What is conflict of interest?

posted by Carl V Phillips

A background post today, on the topic of conflict of interest (COI; aka “competing interests”).  This is a critical topic to understanding when identifying and critiquing lies.  It is a favorite topic of some commentators.  But it is also woefully misunderstood, and almost never discussed accurately.

About 90% of the time that someone mentions COI in the context of THR, they really do not care about  COI at all.  It is just one of the anti-THR liars looking for an ad hominem attack on a political opponent because they have no honest arguments and factual lies can only take them so far.  But that is actually just one example of the misuse of the concept that occurs about 99.9% of the time that the term is used in related contexts (and, as far as I can tell, many other contexts).

To understand what COI really means, we need to start with the term itself:  What is conflicting or competing with what?  I suspect that most people who write about COI have never even thought that through.  The interest that most authors, particularly a scientists/researchers, are supposed to be motivated by is communicating the truth.  Any desire to support a particular worldly political goal is another interest that may compete with that.  Researchers who are anti-THR liars are clearly more motivated by their desire to discourage THR than they are by the ethics of doing honest research (and there is no enforcement or system of rewards in this area that compels them to do honest research).

Notice one immediate implication of this:  If it is unambiguous that someone is communicating from an advocacy perspective, then their interest in advocating does not represent a conflict.  When CASAA advocates that people should get honest information and that smoke-free alternative should be available, there cannot be a COI because promoting those are our stated interests.  By contrast, when Christina Gratziou or Stephen Hecht conducts and reports research that is primarily motivated by political (anti-THR) goals, but pretends they are just motivated by scientific truth-seeking, there is a clear COI.  When people like Gratziou or Ellen Hahn produce anti-THR broadsides and statements to the press, they could avoid the COI problem by identifying themselves as being political activists rather than scientists (they would still be liars because their claims are false, but at least they would not be liars with unreported COI).  However, when they pretend to be acting merely as scientific purveyors of information — implying that their primary interest is that of honest researchers or academics — then they create a COI with that lie.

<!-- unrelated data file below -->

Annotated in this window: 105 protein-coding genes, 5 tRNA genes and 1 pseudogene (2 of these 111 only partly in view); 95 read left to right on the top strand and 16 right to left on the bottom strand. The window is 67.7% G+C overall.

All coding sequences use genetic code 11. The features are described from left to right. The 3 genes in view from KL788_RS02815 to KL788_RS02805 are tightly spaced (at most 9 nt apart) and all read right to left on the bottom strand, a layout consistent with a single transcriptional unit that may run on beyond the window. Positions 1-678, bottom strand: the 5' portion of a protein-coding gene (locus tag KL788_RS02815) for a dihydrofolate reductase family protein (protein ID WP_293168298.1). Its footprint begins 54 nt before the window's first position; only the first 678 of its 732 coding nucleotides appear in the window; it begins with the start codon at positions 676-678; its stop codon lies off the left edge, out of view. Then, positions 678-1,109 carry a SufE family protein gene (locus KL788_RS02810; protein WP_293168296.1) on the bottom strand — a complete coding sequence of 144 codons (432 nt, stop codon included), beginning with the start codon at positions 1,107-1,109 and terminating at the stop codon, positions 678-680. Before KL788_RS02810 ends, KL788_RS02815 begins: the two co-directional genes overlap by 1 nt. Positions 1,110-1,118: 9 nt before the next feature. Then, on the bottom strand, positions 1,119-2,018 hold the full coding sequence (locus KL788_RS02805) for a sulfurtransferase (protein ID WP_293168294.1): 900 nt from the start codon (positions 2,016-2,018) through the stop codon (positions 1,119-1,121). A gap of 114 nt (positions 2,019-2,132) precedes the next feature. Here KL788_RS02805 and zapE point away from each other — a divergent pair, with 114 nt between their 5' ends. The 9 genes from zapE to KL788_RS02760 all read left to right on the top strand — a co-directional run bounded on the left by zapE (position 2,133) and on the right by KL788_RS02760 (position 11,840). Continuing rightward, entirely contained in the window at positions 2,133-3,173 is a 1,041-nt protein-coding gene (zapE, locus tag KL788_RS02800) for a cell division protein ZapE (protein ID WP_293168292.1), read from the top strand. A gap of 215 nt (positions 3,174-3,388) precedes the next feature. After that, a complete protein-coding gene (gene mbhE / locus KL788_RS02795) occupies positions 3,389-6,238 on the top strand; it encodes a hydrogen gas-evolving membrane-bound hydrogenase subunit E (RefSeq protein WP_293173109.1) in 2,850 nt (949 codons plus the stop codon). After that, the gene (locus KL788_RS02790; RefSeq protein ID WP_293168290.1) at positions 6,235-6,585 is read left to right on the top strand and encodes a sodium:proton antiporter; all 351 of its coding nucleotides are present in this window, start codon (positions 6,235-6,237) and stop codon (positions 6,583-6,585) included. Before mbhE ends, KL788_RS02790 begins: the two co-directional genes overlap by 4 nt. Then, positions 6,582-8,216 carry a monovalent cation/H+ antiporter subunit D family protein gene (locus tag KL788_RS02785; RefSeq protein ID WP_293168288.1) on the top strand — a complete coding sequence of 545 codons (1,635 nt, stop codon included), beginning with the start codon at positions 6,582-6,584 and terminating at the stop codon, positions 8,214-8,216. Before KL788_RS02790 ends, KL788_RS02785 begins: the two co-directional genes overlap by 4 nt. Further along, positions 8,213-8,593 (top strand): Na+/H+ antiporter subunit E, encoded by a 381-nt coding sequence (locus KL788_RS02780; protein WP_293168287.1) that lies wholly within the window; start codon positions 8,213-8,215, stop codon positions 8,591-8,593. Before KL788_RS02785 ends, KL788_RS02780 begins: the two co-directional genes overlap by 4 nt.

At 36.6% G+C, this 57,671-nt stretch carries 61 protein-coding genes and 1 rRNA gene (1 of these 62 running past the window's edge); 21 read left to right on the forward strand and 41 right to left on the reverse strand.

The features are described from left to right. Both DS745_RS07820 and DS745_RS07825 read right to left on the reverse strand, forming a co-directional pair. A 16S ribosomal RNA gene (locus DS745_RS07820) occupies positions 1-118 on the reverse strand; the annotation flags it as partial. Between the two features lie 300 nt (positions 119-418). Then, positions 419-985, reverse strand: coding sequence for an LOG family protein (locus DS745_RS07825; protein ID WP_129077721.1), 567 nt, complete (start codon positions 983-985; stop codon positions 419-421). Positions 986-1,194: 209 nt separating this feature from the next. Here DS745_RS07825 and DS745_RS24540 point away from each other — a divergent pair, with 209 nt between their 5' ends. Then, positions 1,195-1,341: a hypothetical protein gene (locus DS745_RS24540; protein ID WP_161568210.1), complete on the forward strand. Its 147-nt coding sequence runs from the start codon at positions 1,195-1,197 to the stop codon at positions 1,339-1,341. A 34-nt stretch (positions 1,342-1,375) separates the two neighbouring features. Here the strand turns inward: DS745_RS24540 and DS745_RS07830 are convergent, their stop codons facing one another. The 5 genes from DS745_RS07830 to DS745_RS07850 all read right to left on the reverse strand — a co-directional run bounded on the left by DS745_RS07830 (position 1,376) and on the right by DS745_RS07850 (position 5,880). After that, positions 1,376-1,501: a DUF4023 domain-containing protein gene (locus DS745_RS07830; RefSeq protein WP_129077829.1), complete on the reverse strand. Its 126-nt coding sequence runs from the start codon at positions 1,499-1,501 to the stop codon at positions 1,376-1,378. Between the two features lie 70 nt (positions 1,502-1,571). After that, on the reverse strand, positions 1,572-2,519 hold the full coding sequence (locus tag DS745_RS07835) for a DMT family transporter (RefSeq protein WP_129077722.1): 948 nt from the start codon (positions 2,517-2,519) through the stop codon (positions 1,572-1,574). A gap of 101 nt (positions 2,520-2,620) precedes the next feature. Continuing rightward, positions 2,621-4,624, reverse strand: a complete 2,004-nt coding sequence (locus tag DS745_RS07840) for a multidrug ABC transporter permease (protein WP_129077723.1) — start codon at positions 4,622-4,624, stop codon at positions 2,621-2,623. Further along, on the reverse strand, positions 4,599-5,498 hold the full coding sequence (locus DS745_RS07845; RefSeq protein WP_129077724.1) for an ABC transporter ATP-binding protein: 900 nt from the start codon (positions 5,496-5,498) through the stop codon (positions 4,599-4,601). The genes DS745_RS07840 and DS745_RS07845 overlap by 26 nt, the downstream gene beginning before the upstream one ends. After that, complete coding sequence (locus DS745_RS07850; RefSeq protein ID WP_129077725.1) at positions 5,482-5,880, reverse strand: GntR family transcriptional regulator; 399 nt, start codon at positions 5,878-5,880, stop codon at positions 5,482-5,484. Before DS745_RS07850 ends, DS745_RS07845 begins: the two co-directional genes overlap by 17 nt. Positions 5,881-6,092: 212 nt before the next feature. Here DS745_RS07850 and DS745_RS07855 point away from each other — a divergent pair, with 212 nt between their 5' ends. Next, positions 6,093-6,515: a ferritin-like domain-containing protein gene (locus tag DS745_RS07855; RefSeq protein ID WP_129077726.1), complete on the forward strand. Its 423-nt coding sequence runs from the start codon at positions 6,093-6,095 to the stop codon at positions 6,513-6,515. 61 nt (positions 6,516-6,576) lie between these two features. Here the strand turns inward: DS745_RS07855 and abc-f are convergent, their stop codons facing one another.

By now you have probably noticed the lack of any mention of funding in all of this.  That is because — contrary to the common naive view — funding is not COI. This is perhaps the most important thing to understand about COI:  It is about preference or belief — and willingness to act on those preferences when it is unethical to do so — not about what motivates someone to those actions.

Receiving funding from an entity with an interest in THR is neither a necessary nor sufficient condition for having a COI.  The relationship of funding to COI is very similar to the relationship between toxicology and real world outcomes that I discussed before:  Funding is one possible explanation for why someone might have a COI, but it is not the COI.  The COI is the motivation to get a particular result from research or to communicate particular claims apart from their truth, no matter what the motive.

Indeed, it is actually quite naive to think that research grants create much COI.  There has been a lot written recently about how Gratziou and Hahn have both been paid by pharmaceutical companies who stand to lose revenue when THR succeeds.  But I really doubt that this funding had much effect on those people’s anti-THR positions.  I have little doubt that their primary motives, like those of most anti-THR liars, are the non-funder-related motives we identified when this blog was started.  It might be that funding has some influence at the margin, but I lived in that world long enough to know that funding generally chases true believers, rather than creating them.